I’ve got to agree with that - one of the troubles I’ve had in life is easily communicating my thoughts. If you have an idea, advice, suggestions, etc, and you can’t clearly portray them to other people, you aren’t much better off than having nothing. My weakness is coming up with explanations/concepts on-the-spot, given preparation time I know I can do a decent job.
Of course, the hardest questions are the ones you don’t expect, and the people asking hope you have answers.
And what if all you can come up with is crap? I like to think everything I come up with will be great, but there’s going to be times in everyone’s career (no matter what your job is) where nothing has quite gone right. I think in that case I’d just do the best I can with the idea, put in extra on the presentation, and hopefully there’s enough traction to get back in focus.
In my opinion, presentation/communication and the idea are not comparable to each other.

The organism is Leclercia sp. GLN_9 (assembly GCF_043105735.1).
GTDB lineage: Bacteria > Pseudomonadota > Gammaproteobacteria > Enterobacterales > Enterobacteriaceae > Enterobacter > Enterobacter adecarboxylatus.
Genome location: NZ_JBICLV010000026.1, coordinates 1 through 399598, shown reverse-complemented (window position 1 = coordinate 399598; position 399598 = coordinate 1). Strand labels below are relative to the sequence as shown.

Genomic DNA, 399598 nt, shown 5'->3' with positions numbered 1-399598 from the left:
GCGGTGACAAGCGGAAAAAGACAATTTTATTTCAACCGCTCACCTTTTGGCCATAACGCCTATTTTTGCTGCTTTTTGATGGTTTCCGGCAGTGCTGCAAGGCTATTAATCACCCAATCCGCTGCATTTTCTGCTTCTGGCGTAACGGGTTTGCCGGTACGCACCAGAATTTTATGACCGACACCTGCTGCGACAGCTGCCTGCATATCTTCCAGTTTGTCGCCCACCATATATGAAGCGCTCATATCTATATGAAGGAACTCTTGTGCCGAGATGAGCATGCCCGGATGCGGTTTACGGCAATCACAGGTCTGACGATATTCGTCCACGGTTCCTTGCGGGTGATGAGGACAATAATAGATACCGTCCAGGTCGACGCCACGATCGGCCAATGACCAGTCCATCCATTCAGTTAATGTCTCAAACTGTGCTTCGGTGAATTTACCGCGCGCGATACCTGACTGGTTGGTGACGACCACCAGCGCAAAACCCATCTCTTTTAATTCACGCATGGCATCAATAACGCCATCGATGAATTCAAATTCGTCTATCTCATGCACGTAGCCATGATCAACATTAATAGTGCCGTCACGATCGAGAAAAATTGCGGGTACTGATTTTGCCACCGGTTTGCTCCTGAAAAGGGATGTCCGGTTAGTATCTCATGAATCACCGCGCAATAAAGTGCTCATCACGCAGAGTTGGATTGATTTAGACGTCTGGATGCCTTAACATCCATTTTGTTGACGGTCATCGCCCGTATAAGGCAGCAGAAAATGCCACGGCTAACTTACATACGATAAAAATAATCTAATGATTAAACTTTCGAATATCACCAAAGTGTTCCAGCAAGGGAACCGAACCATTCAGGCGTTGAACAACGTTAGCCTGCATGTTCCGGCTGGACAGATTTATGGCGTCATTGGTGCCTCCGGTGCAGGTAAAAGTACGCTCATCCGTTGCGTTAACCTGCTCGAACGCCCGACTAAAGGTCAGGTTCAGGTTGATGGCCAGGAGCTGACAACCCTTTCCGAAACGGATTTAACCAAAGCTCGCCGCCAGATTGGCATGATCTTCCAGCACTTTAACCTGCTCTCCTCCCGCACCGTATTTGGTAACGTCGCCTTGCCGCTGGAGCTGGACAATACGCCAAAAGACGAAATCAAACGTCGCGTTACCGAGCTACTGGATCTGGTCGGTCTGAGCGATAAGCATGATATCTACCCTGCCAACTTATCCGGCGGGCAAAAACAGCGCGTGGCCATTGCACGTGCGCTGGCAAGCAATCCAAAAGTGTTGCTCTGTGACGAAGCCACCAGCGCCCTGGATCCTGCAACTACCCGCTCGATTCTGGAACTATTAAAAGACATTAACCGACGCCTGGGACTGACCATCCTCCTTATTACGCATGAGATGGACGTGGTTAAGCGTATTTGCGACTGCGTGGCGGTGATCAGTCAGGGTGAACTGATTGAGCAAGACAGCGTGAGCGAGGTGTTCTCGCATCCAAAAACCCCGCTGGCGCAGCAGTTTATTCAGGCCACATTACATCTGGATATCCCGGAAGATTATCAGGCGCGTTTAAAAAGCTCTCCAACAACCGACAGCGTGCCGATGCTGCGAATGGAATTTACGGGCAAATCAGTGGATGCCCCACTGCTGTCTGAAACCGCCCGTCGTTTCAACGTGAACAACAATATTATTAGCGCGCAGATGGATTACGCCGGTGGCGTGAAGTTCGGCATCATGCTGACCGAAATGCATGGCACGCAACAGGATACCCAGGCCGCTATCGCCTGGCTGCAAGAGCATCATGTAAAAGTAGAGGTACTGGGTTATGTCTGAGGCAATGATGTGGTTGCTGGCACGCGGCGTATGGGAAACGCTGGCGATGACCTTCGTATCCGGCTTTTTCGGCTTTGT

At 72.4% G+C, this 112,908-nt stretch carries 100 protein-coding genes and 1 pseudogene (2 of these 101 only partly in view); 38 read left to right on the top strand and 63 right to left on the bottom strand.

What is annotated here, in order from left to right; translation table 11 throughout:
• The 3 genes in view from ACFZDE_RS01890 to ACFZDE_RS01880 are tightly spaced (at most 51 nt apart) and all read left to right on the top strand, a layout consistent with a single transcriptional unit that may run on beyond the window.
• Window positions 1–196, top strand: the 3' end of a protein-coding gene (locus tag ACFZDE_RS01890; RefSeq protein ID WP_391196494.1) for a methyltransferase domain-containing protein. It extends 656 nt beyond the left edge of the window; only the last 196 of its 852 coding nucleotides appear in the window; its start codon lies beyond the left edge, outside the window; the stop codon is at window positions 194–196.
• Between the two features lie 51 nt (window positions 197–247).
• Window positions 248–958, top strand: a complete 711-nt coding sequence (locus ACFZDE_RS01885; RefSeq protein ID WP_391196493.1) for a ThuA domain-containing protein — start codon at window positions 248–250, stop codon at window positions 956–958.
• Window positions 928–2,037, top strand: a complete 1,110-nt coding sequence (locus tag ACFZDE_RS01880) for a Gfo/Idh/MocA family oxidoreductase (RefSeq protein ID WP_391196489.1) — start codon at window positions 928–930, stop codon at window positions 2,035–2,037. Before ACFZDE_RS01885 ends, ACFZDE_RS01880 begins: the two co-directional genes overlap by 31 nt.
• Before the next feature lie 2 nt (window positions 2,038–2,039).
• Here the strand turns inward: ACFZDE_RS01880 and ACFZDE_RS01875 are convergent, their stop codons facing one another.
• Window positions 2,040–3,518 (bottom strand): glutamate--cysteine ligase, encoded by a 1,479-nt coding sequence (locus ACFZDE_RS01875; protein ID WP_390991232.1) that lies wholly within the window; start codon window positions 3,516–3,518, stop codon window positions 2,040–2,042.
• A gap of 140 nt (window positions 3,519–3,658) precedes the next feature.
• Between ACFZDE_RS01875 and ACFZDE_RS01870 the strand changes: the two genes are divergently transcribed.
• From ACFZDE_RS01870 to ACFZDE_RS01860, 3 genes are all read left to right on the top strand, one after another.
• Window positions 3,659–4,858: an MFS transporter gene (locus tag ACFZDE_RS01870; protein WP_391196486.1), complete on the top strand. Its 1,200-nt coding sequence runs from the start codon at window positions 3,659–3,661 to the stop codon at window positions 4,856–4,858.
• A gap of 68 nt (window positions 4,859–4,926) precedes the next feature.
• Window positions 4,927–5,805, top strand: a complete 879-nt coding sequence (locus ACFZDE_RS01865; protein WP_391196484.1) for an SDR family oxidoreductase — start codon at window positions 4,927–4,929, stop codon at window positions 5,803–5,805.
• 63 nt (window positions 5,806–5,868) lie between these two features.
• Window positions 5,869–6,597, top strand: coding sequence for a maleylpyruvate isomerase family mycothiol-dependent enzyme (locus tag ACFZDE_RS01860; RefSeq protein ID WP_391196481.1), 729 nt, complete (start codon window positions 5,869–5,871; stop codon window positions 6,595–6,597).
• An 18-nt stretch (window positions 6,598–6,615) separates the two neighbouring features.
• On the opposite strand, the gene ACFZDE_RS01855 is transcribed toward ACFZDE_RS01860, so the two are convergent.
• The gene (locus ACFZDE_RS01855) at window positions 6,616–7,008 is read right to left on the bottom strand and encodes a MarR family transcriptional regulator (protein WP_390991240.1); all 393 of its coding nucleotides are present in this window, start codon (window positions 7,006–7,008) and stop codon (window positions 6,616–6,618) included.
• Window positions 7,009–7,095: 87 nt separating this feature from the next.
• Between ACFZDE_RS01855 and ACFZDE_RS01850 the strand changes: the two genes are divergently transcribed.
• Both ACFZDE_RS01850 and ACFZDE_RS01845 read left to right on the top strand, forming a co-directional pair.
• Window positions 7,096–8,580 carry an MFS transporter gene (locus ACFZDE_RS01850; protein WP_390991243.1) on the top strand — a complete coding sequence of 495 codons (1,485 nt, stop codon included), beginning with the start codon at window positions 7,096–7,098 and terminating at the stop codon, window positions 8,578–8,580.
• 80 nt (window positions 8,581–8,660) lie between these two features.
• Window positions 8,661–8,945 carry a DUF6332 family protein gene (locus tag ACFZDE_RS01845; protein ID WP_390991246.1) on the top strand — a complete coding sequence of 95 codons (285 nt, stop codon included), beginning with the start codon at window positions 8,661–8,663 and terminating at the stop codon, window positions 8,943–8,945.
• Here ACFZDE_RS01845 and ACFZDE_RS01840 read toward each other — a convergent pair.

This goes for ID/Product design. In concept art or entertainment design, this is might be different as well as in graphic work and packaging/pop.
The product idea is what will survive, not the presentation that helped get it on the road. Without a doubt, if the presentation is sloppy a great idea will be handicapped before it even leaves the gate and wont get the chance to make it out of concept stage.
I blame many bad and inappropriate designs that flood the market on the fact that clients have been charmed by great presentations of mediocre product ideas. Pepsi Re-brand by Arnell Group come to mind.